Consider a watch face which has identical hands and identical marks for the hours. It is opposite to a mirror. When is the time as read direct and in the mirror exactly the same between 6 and 7?

Mark a point P inside a closed curve. Is it always possible to find two points that lie on the curve, such that P is the mid point of the line joining these two points?

Three frogs hopped onto the table. A red frog on the left a green in the middle and a blue frog on the right. Then frogs started jumping randomly over any adjacent frog. Is it possible for them to. . . .

A ribbon runs around a box so that it makes a complete loop with two parallel pieces of ribbon on the top. How long will the ribbon be?

An irregular tetrahedron has two opposite sides the same length a and the line joining their midpoints is perpendicular to these two edges and is of length b. What is the volume of the tetrahedron?

Some puzzles requiring no knowledge of knot theory, just a careful inspection of the patterns. A glimpse of the classification of knots and a little about prime knots, crossing numbers and. . . .

Explain why, when moving heavy objects on rollers, the object moves twice as fast as the rollers. Try a similar experiment yourself.

The picture illustrates the sum 1 + 2 + 3 + 4 = (4 x 5)/2. Prove the general formula for the sum of the first n natural numbers and the formula for the sum of the cubes of the first n natural. . . .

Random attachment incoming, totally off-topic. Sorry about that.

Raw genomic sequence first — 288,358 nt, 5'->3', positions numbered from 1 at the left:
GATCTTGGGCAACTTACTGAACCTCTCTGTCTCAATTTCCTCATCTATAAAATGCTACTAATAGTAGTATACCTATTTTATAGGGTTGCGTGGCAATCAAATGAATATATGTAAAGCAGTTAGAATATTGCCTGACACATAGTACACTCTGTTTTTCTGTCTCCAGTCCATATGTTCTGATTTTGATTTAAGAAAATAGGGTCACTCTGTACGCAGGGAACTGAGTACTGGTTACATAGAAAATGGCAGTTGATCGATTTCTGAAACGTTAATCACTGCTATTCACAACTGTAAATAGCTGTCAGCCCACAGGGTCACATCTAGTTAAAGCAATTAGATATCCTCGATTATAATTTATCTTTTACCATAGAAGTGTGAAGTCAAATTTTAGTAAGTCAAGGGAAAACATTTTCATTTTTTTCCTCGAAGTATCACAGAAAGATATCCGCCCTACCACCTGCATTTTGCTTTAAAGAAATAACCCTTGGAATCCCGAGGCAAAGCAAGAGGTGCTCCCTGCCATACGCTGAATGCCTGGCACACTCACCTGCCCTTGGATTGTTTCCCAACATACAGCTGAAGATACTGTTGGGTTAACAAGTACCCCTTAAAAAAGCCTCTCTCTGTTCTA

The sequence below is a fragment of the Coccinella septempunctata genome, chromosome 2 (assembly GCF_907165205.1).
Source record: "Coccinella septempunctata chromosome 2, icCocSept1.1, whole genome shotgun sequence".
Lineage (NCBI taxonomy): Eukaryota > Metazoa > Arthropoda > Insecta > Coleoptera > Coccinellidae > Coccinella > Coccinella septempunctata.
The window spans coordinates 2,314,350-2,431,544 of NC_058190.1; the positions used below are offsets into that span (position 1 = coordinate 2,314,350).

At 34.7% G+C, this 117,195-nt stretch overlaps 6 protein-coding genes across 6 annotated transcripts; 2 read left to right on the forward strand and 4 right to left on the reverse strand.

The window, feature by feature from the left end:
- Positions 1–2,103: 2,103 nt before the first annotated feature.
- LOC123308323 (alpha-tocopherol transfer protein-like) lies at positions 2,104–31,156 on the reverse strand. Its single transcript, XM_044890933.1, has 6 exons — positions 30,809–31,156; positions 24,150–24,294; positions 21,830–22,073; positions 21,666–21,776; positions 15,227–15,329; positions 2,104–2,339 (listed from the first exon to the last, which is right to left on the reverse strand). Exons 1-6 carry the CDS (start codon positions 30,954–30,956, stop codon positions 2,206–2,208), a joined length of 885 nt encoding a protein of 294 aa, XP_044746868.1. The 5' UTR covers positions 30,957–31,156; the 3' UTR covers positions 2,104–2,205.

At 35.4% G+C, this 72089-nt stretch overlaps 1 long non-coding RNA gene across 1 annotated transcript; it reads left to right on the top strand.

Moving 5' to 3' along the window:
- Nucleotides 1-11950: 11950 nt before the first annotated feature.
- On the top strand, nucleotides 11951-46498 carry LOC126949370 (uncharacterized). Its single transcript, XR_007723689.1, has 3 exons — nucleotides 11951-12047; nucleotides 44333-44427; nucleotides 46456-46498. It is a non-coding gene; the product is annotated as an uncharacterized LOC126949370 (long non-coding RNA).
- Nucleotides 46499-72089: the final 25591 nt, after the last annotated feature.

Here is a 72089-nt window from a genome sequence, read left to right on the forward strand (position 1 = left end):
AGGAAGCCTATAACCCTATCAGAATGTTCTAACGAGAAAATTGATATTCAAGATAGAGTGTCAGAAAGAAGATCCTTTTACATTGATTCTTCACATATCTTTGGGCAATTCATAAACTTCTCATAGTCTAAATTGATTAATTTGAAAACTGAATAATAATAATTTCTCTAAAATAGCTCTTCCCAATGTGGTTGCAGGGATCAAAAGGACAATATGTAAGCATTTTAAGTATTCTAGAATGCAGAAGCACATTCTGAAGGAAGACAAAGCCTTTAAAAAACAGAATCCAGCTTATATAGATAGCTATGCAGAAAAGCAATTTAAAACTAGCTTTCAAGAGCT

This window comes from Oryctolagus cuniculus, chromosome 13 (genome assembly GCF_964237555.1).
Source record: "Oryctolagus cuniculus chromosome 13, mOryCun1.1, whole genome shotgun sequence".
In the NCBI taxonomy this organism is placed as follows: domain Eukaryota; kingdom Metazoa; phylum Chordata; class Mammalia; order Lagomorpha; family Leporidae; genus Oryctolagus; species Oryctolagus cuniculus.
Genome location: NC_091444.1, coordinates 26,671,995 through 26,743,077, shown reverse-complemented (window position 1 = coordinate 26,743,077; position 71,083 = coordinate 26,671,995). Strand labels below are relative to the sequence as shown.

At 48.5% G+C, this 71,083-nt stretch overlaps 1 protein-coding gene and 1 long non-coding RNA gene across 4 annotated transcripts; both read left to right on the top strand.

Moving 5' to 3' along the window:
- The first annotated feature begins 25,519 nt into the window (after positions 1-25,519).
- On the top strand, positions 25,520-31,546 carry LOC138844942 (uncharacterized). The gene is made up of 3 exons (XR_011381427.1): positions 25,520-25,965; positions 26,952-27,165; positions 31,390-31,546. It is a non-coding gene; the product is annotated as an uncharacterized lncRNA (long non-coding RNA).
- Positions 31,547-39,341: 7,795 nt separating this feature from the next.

In this problem we are faced with an apparently easy area problem, but it has gone horribly wrong! What happened?

To avoid losing think of another very well known game where the patterns of play are similar.

The opposite vertices of a square have coordinates (a,b) and (c,d). What are the coordinates of the other vertices?

The triangle OMN has vertices on the axes with whole number co-ordinates. How many points with whole number coordinates are there on the hypotenuse MN?

The aim of the game is to slide the green square from the top right hand corner to the bottom left hand corner in the least number of moves.

Jo made a cube from some smaller cubes, painted some of the faces of the large cube, and then took it apart again. 45 small cubes had no paint on them at all. How many small cubes did Jo use?

Can you visualise whether these nets fold up into 3D shapes? Watch the videos each time to see if you were correct.

Some students have been working out the number of strands needed for different sizes of cable. Can you make sense of their solutions?

Can you describe this route to infinity? Where will the arrows take you next?

Watch these videos to see how Phoebe, Alice and Luke chose to draw 7 squares. How would they draw 100?

How efficiently can various flat shapes be fitted together?

See if you can anticipate successive 'generations' of the two animals shown here.

Can you find a rule which connects consecutive triangular numbers?

Show that all pentagonal numbers are one third of a triangular number.

Build gnomons that are related to the Fibonacci sequence and try to explain why this is possible.

Can you recreate these designs? What are the basic units? What movement is required between each unit? Some elegant use of procedures will help - variables not essential.